The state’s “soft revenues” have resulted in hard cuts to programs in Massachusetts that help the elderly and disabled living at home.
Governor Charlie Baker released cuts amounting to $98 million from the state budget to bring it into balance on Dec. 7. Some of the largest cuts came from MassHealth program. A total of $52.2 million was cut from the Executive Office of Health and Human Services, including $5.6 million from the Adult Foster Care program, one of the Commonwealth’s signature programs for keeping people out of nursing homes.
Somerville-Cambridge Elder Services provides Adult Foster Care for much of the Greater Boston Area through the Adult Family Care program.
Five days after the cuts were announced, a coalition of groups sent a letter to House leaders urging them to restore the lost funding, which in FY 2018 will annualize to $22.6 million in lost funding. Total appropriations this year for the AFC program in FY 16 are around $240 million. Here are excerpts from the letter sent to House Speaker Robert DeLeo (D-Winthrop) and House Ways and Means Chairman Brian Dempsey (D-Haverhill):
“We are writing to urge the House to restore funding caused by recent 9C cuts made to the Adult Care (AFC) program, one of the state’s premier “community first” programs. We share the position of the General Court that these cuts are untimely with respect to the overall status of the Commonwealth’s fiscal condition. We also wish to share with you our concern that the cuts targeted within Mass Health, which reduce $5.6 million for the Adult Foster Care program in FY 16, and $22.6 million annualized in FY 17, are unwise and likely to cause instability and quality erosion within a program that has saved the Commonwealth millions of dollars in savings that otherwise would have resulted in nursing home placements or other out-of-home placements.
As you know, the Adult Foster Care program is an innovative and highly effective cost alternative to out- of-home placements that currently supports more than 10,000 elders and people with disabilities to live in their own homes or the homes of individual caregivers at a tremendous cost savings to the overall budget of Mass Health and the Commonwealth. Between the years 2000 and 2015, nursing facility patient days paid for by Mass Health have fallen -37%, in part because of community-based alternatives like AFC. It gives elders and people with disabilities an inclusive opportunity to continue to live in a home setting and be part of a family. It is a program beloved by the participants and the wonderful caregivers who open their homes and hearts to others. AFC is one of the few 24/7 residential support programs that uses volunteer caregivers on a stipend, and keeps members living in the least restrictive setting, which is the mission of Mass Health.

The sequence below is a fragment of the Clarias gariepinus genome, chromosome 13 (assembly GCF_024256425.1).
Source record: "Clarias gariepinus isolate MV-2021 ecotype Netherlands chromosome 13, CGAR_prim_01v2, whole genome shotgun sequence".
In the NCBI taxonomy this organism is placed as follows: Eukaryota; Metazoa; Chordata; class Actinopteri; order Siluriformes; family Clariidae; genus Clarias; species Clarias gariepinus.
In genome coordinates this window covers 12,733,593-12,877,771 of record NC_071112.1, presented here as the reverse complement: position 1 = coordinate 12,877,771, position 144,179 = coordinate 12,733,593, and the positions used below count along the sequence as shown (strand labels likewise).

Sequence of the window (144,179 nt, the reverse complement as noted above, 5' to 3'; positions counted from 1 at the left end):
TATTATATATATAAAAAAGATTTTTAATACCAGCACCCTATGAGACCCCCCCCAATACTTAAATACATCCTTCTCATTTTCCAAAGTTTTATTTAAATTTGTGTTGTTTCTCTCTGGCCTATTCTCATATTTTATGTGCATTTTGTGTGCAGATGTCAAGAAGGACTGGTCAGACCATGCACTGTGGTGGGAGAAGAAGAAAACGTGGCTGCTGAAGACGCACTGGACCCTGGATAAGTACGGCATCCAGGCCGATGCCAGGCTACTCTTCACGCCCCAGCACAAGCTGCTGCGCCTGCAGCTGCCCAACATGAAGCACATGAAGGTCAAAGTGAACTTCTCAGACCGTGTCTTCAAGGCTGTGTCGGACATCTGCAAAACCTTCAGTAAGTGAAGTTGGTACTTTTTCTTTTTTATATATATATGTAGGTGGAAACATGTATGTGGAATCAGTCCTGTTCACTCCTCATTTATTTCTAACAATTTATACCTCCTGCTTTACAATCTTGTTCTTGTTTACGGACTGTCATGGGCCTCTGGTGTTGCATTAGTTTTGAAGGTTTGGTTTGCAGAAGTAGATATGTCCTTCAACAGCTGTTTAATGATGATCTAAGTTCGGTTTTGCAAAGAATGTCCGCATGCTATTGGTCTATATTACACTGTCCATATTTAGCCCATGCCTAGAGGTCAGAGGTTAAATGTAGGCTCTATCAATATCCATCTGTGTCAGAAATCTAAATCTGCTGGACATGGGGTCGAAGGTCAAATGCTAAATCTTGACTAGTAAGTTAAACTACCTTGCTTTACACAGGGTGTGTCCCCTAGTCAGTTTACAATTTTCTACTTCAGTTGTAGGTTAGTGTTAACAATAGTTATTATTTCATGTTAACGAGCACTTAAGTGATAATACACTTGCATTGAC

We have spoken with and met with the leaders of Mass Health and continue to share our concerns with them. They believe that a reduction in requirements on provider agencies to employ nurses and care managers to conduct home visits justifies a 10% rate reduction to agencies. We believe that a substantial and unprecedented rate reduction for this program will:
- Undermine the ability of quality agencies to provide the level of clinical and social support that lay caregivers need to take on caregiving responsibilities for individuals with complex health and behavioral conditions.
- Negatively impact the ability of provider agencies to recruit individual caregivers willing to share their homes and the capacity of those agencies to train and provide quality assurance to individual caregivers.
- Erode the confidence of families to take on around-the-clock commitment to caregiving at home and thereby the utilization of more costly alternatives.
- Place some provider programs into a fiscal deficit for the current year and going forward, having built programs, staffing, training and administration based upon their contract assurance of funding with the Commonwealth, the needs of Mass Health members and the Commonwealth’s current regulatory requirements.
We will continue to meet with Mass Health leaders to convince them this rate reduction is untimely and unwarranted. We believe that these cutbacks will result in program damage and negative impact upon the lives of people served within the AFC program.
If the General Court chooses to reverse the AFC 9C reductions, we request that there be inserted into line item language for 4000-0600 a proviso that requires Mass Health to maintain the rate for Adult Foster Care in force at the level it was at as of July 1, 2016.”
SOURCE: Mass Home Care.